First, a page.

I was recently listening to a guided meditation on loving-kindness by Sharon Salzberg and underneath the audio file on the webpage was the following, so I thought I’d share it with you as it may help some of you.
“QUESTION: Sometimes I can include the whole world in my loving-kindness meditation – except a couple of people I’m really upset with. What should I do when I come up against that feeling?
ANSWER: The Dalai Lama said, “If you have an enemy and you think about them all the time – their faults and what they’ve done, and your grievances – then you can’t really enjoy anything. You can’t eat; you can’t get a good night’s sleep. Why give them that satisfaction?” It’s common sense: The more absorbed we are in another person’s state of mind, the more obsessed by them, the less free we are. So it’s often out of compassion for ourselves that we practice loving-kindness – which may not necessarily mean liking these people but can mean developing a different perspective about them. You can start with remembering that all of us want to be happy – including people who aren’t doing a very skillful job of it.”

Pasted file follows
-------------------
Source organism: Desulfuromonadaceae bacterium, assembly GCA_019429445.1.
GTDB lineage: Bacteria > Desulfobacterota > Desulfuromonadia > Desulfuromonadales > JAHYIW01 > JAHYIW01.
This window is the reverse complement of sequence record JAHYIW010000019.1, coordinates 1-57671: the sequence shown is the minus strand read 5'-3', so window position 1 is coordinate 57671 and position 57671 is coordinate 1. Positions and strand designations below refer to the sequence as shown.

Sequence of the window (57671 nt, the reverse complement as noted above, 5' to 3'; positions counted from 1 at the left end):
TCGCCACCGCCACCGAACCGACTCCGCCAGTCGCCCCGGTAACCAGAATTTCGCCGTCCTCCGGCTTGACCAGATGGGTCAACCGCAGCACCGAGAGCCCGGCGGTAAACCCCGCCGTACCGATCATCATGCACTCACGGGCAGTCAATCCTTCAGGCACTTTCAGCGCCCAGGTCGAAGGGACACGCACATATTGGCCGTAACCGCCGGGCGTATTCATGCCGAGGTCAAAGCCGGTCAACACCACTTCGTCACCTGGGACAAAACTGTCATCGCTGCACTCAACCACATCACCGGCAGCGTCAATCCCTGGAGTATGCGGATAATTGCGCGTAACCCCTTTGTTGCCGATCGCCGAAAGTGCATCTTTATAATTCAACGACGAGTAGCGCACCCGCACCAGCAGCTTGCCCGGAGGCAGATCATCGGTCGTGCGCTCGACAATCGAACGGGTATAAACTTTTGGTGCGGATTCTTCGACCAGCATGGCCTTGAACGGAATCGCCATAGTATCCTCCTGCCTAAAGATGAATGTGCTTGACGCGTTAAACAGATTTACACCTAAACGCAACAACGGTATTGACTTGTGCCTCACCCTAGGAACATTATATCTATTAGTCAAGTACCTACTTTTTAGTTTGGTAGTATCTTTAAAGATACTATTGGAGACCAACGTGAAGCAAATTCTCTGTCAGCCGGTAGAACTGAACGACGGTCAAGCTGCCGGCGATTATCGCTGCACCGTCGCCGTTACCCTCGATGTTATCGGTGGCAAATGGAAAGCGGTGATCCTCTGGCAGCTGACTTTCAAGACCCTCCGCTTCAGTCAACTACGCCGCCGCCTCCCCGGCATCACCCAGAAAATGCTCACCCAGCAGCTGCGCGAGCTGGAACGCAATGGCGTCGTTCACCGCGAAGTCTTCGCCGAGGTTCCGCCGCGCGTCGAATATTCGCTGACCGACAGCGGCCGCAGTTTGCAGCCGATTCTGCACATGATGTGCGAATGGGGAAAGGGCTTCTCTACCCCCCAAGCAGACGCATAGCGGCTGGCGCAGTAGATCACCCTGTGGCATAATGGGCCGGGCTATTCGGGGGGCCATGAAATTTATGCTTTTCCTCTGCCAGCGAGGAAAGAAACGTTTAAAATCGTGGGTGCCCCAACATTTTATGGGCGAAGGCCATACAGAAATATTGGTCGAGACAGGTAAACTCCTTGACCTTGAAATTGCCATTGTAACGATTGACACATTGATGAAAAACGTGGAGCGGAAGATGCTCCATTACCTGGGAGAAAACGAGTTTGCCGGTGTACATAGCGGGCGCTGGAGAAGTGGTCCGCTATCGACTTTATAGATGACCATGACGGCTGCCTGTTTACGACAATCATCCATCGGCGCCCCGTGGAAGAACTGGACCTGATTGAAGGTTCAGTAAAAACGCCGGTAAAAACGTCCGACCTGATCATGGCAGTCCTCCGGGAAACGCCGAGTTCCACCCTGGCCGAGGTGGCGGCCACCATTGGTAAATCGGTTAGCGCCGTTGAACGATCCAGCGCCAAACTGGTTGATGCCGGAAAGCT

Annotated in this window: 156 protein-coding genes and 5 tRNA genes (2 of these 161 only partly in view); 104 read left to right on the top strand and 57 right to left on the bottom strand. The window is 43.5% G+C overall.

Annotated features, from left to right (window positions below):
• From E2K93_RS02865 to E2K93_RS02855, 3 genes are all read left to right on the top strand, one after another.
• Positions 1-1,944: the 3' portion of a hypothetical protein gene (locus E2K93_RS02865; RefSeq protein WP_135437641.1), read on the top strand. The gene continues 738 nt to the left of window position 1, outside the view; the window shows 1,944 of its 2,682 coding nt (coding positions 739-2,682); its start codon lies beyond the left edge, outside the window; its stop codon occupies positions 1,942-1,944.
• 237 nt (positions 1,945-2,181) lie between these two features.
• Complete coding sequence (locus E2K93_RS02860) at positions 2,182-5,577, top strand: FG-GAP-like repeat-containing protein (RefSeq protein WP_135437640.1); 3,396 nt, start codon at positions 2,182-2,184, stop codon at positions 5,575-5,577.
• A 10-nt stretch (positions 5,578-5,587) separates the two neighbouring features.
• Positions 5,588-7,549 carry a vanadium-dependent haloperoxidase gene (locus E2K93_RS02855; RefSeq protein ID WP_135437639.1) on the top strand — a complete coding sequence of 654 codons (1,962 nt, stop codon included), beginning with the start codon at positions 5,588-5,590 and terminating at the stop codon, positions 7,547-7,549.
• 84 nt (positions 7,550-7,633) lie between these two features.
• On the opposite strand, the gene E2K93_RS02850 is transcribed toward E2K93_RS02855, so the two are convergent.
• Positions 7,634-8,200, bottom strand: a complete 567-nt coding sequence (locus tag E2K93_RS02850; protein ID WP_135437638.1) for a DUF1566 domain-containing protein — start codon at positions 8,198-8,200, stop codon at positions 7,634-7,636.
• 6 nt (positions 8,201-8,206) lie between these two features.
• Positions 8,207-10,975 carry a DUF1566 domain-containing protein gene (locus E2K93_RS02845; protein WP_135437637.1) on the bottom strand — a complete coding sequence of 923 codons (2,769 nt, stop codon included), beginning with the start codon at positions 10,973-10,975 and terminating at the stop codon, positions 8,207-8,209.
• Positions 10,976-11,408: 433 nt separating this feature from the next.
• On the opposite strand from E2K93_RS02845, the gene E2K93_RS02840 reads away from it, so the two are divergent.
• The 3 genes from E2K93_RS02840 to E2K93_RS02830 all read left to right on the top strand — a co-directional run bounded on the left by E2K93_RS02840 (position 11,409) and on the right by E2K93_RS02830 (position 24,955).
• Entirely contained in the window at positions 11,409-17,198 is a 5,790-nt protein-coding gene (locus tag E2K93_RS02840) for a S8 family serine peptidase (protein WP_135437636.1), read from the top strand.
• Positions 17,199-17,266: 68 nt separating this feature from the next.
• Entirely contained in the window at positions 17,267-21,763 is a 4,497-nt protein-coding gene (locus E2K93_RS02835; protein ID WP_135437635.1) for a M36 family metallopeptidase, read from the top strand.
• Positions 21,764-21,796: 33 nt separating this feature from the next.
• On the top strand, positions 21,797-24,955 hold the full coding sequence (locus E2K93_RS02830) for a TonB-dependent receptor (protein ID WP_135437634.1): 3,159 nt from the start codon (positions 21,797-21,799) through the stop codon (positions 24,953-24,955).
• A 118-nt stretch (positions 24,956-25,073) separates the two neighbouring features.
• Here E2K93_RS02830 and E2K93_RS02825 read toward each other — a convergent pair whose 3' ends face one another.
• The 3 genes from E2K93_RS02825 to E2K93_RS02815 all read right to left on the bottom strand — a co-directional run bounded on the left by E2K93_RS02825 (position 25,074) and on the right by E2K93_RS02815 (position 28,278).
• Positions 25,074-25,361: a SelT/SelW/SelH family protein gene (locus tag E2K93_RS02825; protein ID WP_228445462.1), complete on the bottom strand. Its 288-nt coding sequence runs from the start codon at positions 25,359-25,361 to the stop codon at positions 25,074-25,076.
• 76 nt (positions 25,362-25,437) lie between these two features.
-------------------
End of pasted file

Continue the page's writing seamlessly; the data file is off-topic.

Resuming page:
Not being emotionally hijacked by someone who may do or say things intended to hurt you is another major benefit of the regular practice of meditation.
Being able to let any negative feelings go whilst remaining calm is not only real freedom it is good for your physical and mental health too.
Try it and see.